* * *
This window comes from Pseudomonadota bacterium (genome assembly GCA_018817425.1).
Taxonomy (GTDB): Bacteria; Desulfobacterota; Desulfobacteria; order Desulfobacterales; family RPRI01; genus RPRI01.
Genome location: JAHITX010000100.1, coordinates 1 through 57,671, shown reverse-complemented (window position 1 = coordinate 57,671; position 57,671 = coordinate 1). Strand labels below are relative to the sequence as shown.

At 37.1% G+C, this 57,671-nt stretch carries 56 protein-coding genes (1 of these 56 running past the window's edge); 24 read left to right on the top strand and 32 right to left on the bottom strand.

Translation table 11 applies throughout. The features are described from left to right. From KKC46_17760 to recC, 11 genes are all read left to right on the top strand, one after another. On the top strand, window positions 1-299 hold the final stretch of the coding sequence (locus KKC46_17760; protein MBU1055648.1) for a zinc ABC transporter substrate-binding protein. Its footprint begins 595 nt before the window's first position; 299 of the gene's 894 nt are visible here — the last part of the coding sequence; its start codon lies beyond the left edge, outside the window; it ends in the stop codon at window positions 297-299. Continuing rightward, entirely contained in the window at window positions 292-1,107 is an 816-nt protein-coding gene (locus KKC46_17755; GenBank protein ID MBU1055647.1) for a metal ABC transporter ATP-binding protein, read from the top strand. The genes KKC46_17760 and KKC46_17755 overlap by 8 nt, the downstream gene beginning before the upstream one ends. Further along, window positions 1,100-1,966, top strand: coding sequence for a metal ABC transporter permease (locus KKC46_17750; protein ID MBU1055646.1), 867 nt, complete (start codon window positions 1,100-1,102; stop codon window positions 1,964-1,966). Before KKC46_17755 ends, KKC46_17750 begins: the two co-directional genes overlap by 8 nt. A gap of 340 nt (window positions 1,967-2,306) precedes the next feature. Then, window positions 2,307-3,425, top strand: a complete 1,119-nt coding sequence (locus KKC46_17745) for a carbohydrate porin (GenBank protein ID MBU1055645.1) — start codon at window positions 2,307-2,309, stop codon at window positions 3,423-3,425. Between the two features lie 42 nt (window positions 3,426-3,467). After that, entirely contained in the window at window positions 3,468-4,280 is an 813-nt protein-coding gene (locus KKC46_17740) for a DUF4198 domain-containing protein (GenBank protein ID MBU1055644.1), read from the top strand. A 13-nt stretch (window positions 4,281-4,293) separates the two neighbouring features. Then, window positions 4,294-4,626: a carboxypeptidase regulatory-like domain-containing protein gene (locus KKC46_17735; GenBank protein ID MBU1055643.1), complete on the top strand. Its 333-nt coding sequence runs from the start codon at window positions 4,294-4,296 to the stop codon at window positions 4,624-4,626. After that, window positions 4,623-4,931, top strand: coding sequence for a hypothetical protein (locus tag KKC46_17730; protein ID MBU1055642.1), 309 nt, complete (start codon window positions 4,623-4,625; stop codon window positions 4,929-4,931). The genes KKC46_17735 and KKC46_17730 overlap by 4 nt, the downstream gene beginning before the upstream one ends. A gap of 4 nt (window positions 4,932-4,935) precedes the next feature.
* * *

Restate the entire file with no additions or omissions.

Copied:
This window comes from Pseudomonadota bacterium (genome assembly GCA_018817425.1).
Taxonomy (GTDB): Bacteria; Desulfobacterota; Desulfobacteria; order Desulfobacterales; family RPRI01; genus RPRI01.
Genome location: JAHITX010000100.1, coordinates 1 through 57,671, shown reverse-complemented (window position 1 = coordinate 57,671; position 57,671 = coordinate 1). Strand labels below are relative to the sequence as shown.

At 37.1% G+C, this 57,671-nt stretch carries 56 protein-coding genes (1 of these 56 running past the window's edge); 24 read left to right on the top strand and 32 right to left on the bottom strand.

Translation table 11 applies throughout. The features are described from left to right. From KKC46_17760 to recC, 11 genes are all read left to right on the top strand, one after another. On the top strand, window positions 1-299 hold the final stretch of the coding sequence (locus KKC46_17760; protein MBU1055648.1) for a zinc ABC transporter substrate-binding protein. Its footprint begins 595 nt before the window's first position; 299 of the gene's 894 nt are visible here — the last part of the coding sequence; its start codon lies beyond the left edge, outside the window; it ends in the stop codon at window positions 297-299. Continuing rightward, entirely contained in the window at window positions 292-1,107 is an 816-nt protein-coding gene (locus KKC46_17755; GenBank protein ID MBU1055647.1) for a metal ABC transporter ATP-binding protein, read from the top strand. The genes KKC46_17760 and KKC46_17755 overlap by 8 nt, the downstream gene beginning before the upstream one ends. Further along, window positions 1,100-1,966, top strand: coding sequence for a metal ABC transporter permease (locus KKC46_17750; protein ID MBU1055646.1), 867 nt, complete (start codon window positions 1,100-1,102; stop codon window positions 1,964-1,966). Before KKC46_17755 ends, KKC46_17750 begins: the two co-directional genes overlap by 8 nt. A gap of 340 nt (window positions 1,967-2,306) precedes the next feature. Then, window positions 2,307-3,425, top strand: a complete 1,119-nt coding sequence (locus KKC46_17745) for a carbohydrate porin (GenBank protein ID MBU1055645.1) — start codon at window positions 2,307-2,309, stop codon at window positions 3,423-3,425. Between the two features lie 42 nt (window positions 3,426-3,467). After that, entirely contained in the window at window positions 3,468-4,280 is an 813-nt protein-coding gene (locus KKC46_17740) for a DUF4198 domain-containing protein (GenBank protein ID MBU1055644.1), read from the top strand. A 13-nt stretch (window positions 4,281-4,293) separates the two neighbouring features. Then, window positions 4,294-4,626: a carboxypeptidase regulatory-like domain-containing protein gene (locus KKC46_17735; GenBank protein ID MBU1055643.1), complete on the top strand. Its 333-nt coding sequence runs from the start codon at window positions 4,294-4,296 to the stop codon at window positions 4,624-4,626. After that, window positions 4,623-4,931, top strand: coding sequence for a hypothetical protein (locus tag KKC46_17730; protein ID MBU1055642.1), 309 nt, complete (start codon window positions 4,623-4,625; stop codon window positions 4,929-4,931). The genes KKC46_17735 and KKC46_17730 overlap by 4 nt, the downstream gene beginning before the upstream one ends. A gap of 4 nt (window positions 4,932-4,935) precedes the next feature.